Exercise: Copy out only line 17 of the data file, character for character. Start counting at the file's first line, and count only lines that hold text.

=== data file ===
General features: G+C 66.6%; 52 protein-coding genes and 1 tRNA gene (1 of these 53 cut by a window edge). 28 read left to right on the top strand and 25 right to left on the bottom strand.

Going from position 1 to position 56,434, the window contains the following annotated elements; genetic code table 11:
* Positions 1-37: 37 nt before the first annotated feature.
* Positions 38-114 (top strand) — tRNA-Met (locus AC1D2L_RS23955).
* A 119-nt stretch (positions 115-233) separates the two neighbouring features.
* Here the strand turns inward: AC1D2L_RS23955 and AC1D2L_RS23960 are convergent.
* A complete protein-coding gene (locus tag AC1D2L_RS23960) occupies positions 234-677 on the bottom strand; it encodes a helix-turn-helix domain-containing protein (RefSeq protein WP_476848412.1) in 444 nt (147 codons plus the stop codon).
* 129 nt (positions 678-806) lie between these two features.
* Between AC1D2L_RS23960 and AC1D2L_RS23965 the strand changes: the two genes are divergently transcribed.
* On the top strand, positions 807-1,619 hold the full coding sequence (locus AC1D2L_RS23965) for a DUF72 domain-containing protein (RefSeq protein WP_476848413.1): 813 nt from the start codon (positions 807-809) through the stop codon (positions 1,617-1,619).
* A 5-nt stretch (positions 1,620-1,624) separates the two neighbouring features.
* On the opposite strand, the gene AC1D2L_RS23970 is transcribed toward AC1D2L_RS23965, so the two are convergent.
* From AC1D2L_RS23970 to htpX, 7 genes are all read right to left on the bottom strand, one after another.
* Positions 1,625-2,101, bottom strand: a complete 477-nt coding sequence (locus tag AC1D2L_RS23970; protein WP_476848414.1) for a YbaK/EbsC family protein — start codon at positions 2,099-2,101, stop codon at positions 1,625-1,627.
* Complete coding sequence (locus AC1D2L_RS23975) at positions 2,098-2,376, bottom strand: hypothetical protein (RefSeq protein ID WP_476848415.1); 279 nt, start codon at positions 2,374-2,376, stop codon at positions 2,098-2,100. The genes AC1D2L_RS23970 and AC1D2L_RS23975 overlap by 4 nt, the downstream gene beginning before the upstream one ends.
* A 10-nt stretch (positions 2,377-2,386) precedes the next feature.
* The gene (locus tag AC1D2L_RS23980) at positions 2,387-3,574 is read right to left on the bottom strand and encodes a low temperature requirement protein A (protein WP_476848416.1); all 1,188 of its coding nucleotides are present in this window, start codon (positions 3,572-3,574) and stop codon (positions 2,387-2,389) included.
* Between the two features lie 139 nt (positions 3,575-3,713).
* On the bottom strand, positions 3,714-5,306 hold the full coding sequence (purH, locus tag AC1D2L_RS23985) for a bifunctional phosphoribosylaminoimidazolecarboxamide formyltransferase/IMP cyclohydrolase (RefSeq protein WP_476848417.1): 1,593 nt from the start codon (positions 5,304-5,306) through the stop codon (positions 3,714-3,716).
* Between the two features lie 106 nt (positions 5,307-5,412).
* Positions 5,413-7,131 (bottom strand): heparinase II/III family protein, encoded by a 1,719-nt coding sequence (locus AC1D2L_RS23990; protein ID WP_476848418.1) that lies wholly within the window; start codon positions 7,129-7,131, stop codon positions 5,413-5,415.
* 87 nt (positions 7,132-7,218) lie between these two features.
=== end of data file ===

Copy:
* The gene (locus tag AC1D2L_RS23980) at positions 2,387-3,574 is read right to left on the bottom strand and encodes a low temperature requirement protein A (protein WP_476848416.1); all 1,188 of its coding nucleotides are present in this window, start codon (positions 3,572-3,574) and stop codon (positions 2,387-2,389) included.